Depression is a mood disorder that leads to feeling of sadness and loss of interest. While sadness is a normal human feeling and we all do feel sad, moody or low often, in depression, some people feel these feelings intensely, for longer duration of time may be for weeks, months or even longer and sometimes with no reason. Episode of depression persist for longer duration and can affect how one feels, think and behave and can lead to a variety of emotional and physical problems. Someone in depression may have trouble doing normal day-to-day activities, and sometimes may feel as if life isn’t worth living.
More than episodes of sadness, depression isn’t a condition that can fade away on its own. Depression may require long-term treatment. Most people suffering from depression feel better with medication, psychotherapy or both.
Depression occurs once during life and people suffer from multiple episodes. During these episodes, symptoms occur most of the day, almost every day and includes:
- Extreme sadness, emptiness or hopelessness and tearfulness
- Emotional outbursts, rage, irritability or frustration
- Deranged sleeping patterns-insomnia or sleeping too much
- Lack of energy and enthusiasm, general feeling of tiredness
- Loss of interest or pleasure normal activities such as hobbies or sports
- Loss of appetite and weight loss or increased food cravings and weight gain
- Restlessness, anxiety or agitation
- Low voice, slowed thinking speaking and body movements
- Low self-esteem, feelings of worthlessness, self-blame
- Trouble thought-process, overthinking
- Suicidal thoughts, suicide attempts or suicide
- Unexplained physical disturbances, such as headaches or back pain
For many suffering with depression, symptoms presented are usually severe enough to cause evident problems in everyday activities like work, school, personal and professional relationships. Some people feel miserable and unhappy without knowing the reason.
Types of depression
Depression comes in various types and forms. Defining the intensity of depression-mild, moderate or major can be complicated, however knowing the type of depression one is experiencing, can be of great help in managing the symptoms and getting the most effective treatment.
Mild and moderate depression
Mild and moderate depression are the most common forms of depression. In mild and moderate depression, more than simply feeling low, the symptoms tends to interfere with daily life activities taking away the joys, motivation and enthusiasm. These symptoms get amplified in moderate depression consequently declining self-esteem and confidence.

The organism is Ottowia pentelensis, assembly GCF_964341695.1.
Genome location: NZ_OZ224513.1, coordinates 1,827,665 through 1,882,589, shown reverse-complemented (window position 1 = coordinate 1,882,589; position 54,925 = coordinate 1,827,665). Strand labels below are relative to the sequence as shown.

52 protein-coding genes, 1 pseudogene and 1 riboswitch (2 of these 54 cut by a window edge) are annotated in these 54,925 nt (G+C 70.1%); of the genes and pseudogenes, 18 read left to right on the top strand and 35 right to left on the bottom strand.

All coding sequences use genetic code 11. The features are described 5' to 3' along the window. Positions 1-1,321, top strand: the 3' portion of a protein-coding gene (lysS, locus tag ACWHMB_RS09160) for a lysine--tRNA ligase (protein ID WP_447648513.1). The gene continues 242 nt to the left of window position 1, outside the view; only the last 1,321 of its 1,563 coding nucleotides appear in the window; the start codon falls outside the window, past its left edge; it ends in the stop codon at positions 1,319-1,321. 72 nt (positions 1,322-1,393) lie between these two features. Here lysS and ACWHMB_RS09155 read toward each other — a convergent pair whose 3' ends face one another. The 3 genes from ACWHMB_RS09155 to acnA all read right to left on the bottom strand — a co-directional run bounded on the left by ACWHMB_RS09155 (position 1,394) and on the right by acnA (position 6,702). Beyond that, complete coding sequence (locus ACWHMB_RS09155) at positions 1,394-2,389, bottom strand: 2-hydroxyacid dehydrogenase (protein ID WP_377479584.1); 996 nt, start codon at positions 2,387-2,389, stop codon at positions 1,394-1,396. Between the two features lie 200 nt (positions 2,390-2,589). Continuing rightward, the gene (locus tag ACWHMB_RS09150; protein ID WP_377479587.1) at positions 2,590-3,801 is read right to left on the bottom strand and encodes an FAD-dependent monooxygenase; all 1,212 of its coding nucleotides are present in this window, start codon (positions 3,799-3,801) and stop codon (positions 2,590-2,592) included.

Major depression is rarer than mild or moderate depression and is characterized by severe, relentless symptoms.
- Major depression, if left untreated, lasts for about six months.
- Some people experience just one episode of depression in their lifetime, but in case of major depression, these episodes would be recurring.
A subtype of major depression, atypical depression presents specific symptom pattern. It responds better to specific therapies and medications, so its diagnosis can be helpful.
- People suffering from atypical depression may remain depressed, however, they experience a temporary mood lift in response to positive events, such as after receiving good news or while out with friends.
- Other symptoms of atypical depression are increased appetite and weight gain, excessive sleeping, a heavy feeling in the arms and legs, and sensitivity to rejection.
Seasonal affective disorder (SAD)
Seasonal affective disorder or SAD affects nearly 1-2% of the population mainly young people and women. In this form of depression, the patient experiences feeling low and sadness due to a change in weather conditions. SAD usually begins with the onset of winter and persists till spring
When to seek assistance
Depressed people are advised to seek medical assistance as soon as possible. If the patient is reluctant to get medical assistance, He/ She can talk to a friend, any health care professional, a faith leader, or someone trustworthy.
Ongoing research have made scientists learn a lot about the biology of depression. The genes responsible to make individuals more vulnerable to feeling low and getting influenced have been identified. Sooner or later, these discoveries would lead to designing of more individualized and better treatment, but that is likely to happen after many years after. While research still goes on, it can be assumed that one day, depression would be successfully managed through medications and no one would end his or her life due to depression or stress.